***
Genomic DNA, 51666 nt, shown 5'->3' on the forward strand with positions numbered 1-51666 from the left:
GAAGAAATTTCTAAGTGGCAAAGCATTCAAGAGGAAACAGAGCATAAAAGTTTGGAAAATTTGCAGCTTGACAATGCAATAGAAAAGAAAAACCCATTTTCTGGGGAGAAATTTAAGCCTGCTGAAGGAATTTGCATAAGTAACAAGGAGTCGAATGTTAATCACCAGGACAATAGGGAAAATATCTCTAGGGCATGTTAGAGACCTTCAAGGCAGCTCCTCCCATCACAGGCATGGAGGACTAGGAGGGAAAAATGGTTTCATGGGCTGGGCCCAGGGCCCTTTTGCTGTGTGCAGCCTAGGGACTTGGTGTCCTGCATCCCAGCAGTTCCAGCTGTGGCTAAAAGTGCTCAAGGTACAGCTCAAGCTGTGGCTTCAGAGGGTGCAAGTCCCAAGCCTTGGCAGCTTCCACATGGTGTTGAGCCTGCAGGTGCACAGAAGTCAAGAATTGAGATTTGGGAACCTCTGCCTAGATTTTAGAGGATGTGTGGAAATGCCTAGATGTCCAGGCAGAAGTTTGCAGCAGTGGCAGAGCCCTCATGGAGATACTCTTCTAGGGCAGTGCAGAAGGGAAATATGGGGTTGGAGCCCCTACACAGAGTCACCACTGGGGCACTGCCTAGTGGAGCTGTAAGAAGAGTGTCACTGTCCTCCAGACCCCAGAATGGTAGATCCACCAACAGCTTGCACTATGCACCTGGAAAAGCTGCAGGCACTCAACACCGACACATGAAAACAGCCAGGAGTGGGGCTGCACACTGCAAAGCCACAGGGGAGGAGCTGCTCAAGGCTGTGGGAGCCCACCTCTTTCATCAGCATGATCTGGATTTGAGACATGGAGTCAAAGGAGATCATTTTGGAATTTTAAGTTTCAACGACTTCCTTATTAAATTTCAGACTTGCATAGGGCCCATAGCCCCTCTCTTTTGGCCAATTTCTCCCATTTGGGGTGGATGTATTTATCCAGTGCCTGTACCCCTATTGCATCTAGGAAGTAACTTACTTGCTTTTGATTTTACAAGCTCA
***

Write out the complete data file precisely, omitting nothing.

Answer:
Genomic DNA, 51666 nt, shown 5'->3' on the forward strand with positions numbered 1-51666 from the left:
GAAGAAATTTCTAAGTGGCAAAGCATTCAAGAGGAAACAGAGCATAAAAGTTTGGAAAATTTGCAGCTTGACAATGCAATAGAAAAGAAAAACCCATTTTCTGGGGAGAAATTTAAGCCTGCTGAAGGAATTTGCATAAGTAACAAGGAGTCGAATGTTAATCACCAGGACAATAGGGAAAATATCTCTAGGGCATGTTAGAGACCTTCAAGGCAGCTCCTCCCATCACAGGCATGGAGGACTAGGAGGGAAAAATGGTTTCATGGGCTGGGCCCAGGGCCCTTTTGCTGTGTGCAGCCTAGGGACTTGGTGTCCTGCATCCCAGCAGTTCCAGCTGTGGCTAAAAGTGCTCAAGGTACAGCTCAAGCTGTGGCTTCAGAGGGTGCAAGTCCCAAGCCTTGGCAGCTTCCACATGGTGTTGAGCCTGCAGGTGCACAGAAGTCAAGAATTGAGATTTGGGAACCTCTGCCTAGATTTTAGAGGATGTGTGGAAATGCCTAGATGTCCAGGCAGAAGTTTGCAGCAGTGGCAGAGCCCTCATGGAGATACTCTTCTAGGGCAGTGCAGAAGGGAAATATGGGGTTGGAGCCCCTACACAGAGTCACCACTGGGGCACTGCCTAGTGGAGCTGTAAGAAGAGTGTCACTGTCCTCCAGACCCCAGAATGGTAGATCCACCAACAGCTTGCACTATGCACCTGGAAAAGCTGCAGGCACTCAACACCGACACATGAAAACAGCCAGGAGTGGGGCTGCACACTGCAAAGCCACAGGGGAGGAGCTGCTCAAGGCTGTGGGAGCCCACCTCTTTCATCAGCATGATCTGGATTTGAGACATGGAGTCAAAGGAGATCATTTTGGAATTTTAAGTTTCAACGACTTCCTTATTAAATTTCAGACTTGCATAGGGCCCATAGCCCCTCTCTTTTGGCCAATTTCTCCCATTTGGGGTGGATGTATTTATCCAGTGCCTGTACCCCTATTGCATCTAGGAAGTAACTTACTTGCTTTTGATTTTACAAGCTCA